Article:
People Goal 6 - Part 2: Prepare your spreadsheets for relationships

Document created by Kedar on Jan 29, 2015Last modified by communitymanager on May 12, 2015
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Now that you’ve prepared one spreadsheet to import into your main table and a second spreadsheet to import into your secondary table, it’s time to think about how you’re going to connect this data once it's imported. Before you import the data, you need to make sure this will be possible and then prepare your data appropriately.

In this section, you'll identify columns in your main table and secondary table spreadsheets that can be matched in FileMaker Pro to create a relationship, and then you'll doublecheck that the data in these columns will work consistently.

If you’re wondering why you can’t use the relationship you already created in your solution, here’s the reason. In your solution, your main table and secondary table are linked by a special auto-enter ID field that you created as part of Goal 1. However, your spreadsheets don’t contain that ID field.

This means that when you import your main table data and your secondary table data, FileMaker Pro has no way of connecting the data from these tables automatically. After the import is done, you will need to perform a manual process (described in Part 4) that copies the appropriate primary key (i.e. Main Table ID) into your foreign key field for each record in your secondary table.  This will associate the records in your secondary table with the appropriate records in your primary table.

This manual process wasn’t necessary when you imported Work Orders in the Landscaping file, because the Customer No fields in both tables were pre-populated. This meant that your two tables were linked by the data exactly as imported. You might be lucky enough you have your own ID fields, similar to the Customer No fields in the Landscaping file. That's great — see below for what to do with them.

This section will help you choose the fields you will use for your temporary relationship so that you can perform the manual process in Part 4.

Look for possible connections

The important thing is that you find a column (or columns) in your main and secondary spreadsheets that you will be able to use to match the data. Whatever field or fields you choose must have these specific attributes:

  • The column must be unique for each row in your main table, and cannot be empty.

  • The column in both tables cannot be empty.

  • The values in the two columns must match exactly: no trailing spaces, no spelling variations, etc. (Capitalization is not an issue, however.)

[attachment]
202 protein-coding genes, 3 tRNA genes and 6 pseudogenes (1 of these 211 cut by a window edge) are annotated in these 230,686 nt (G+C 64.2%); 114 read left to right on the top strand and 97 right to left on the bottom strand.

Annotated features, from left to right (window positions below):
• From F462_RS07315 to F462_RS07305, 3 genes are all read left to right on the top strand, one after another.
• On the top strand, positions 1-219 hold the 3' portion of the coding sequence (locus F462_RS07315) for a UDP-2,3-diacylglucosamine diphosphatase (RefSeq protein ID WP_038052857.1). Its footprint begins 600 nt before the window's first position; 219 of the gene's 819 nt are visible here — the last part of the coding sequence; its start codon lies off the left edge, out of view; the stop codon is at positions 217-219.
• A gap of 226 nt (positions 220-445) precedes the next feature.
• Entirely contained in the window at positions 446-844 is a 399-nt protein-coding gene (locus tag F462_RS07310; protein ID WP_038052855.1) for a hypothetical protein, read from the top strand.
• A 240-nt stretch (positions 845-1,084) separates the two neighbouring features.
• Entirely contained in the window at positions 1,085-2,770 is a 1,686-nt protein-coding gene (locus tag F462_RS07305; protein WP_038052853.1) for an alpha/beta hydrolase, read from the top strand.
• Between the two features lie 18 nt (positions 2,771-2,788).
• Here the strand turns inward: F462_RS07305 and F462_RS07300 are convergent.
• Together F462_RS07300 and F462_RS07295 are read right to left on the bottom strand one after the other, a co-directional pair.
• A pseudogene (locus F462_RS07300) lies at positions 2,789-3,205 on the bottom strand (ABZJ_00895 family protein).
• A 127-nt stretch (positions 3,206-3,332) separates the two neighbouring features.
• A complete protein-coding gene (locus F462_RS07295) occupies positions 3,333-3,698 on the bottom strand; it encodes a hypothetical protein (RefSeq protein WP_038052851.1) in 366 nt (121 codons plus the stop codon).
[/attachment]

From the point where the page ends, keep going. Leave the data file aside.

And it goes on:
The best fields to use for this purpose are identifiers like a Social Security Number. If you have matching primary key and foreign key ID fields from other systems, those are ideal as long as they meet the criteria above.

The next best fields are ones you expect to be unique and spelled reasonably consistently, such as email address or cell phone number.

The worst (but better than nothing) fields are those most likely to be duplicated or have inconsistent spellings, such as Full Name, Company Name, or a combination of Street + City + Zip. You would only use these fields as a last resort, because they could result in incorrect matches.
 It’s up to you to determine the best option available in your data, and whether it matches well enough to be worthwhile.

IMPORTANT: The possibilities we recommend here for matching fields only apply to temporary relationships to be used during the import process. For best results, the ongoing relationships in your solution should use unique IDs such as auto-enter serial numbers, never fields such as email addresses, phone numbers, or the person’s full name. Otherwise, you risk creating a solution with data integrity problems.




Choose columns in your primary and secondary spreadsheets that can be used for the temporary relationship needed in Part 4.





Main table spreadsheet


  1. Find a column in your main table spreadsheet that you believe is unique for each row and that has a value for each row.

  2. Double-check that a column with this same data also appears in your secondary table spreadsheet.

  3. Sort the main table spreadsheet by that column.

  4. Scan every row of the column to see if any values repeat or are missing.

  5. If so, decide whether you can fix the data manually or whether you need to choose another column.

Secondary table spreadsheet

  1. Find the matching column in your secondary table spreadsheet.

  2. Sort the spreadsheet by that column.

  3. Scan every row of the column to see if any values are missing. Note that in this case, they can repeat.

  4. Spot-check groups of rows with the same value by going back to the main table spreadsheet and searching for this value.

 Does a row exist for this value? Does the group of rows in the secondary table spreadsheet belong with the record you found in the main table spreadsheet?

  5. If you find any problems, decide whether you can fix the data manually, can tolerate the problems, or need to choose another column.